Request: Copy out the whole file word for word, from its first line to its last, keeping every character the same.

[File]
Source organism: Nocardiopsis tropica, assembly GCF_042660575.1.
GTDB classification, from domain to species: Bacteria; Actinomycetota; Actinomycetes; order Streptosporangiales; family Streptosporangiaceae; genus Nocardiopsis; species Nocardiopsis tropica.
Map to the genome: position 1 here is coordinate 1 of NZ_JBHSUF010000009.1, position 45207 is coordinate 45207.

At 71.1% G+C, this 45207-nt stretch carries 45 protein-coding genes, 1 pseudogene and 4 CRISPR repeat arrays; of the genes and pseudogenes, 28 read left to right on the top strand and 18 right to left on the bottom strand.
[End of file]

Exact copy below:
Source organism: Nocardiopsis tropica, assembly GCF_042660575.1.
GTDB classification, from domain to species: Bacteria; Actinomycetota; Actinomycetes; order Streptosporangiales; family Streptosporangiaceae; genus Nocardiopsis; species Nocardiopsis tropica.
Map to the genome: position 1 here is coordinate 1 of NZ_JBHSUF010000009.1, position 45207 is coordinate 45207.

At 71.1% G+C, this 45207-nt stretch carries 45 protein-coding genes, 1 pseudogene and 4 CRISPR repeat arrays; of the genes and pseudogenes, 28 read left to right on the top strand and 18 right to left on the bottom strand.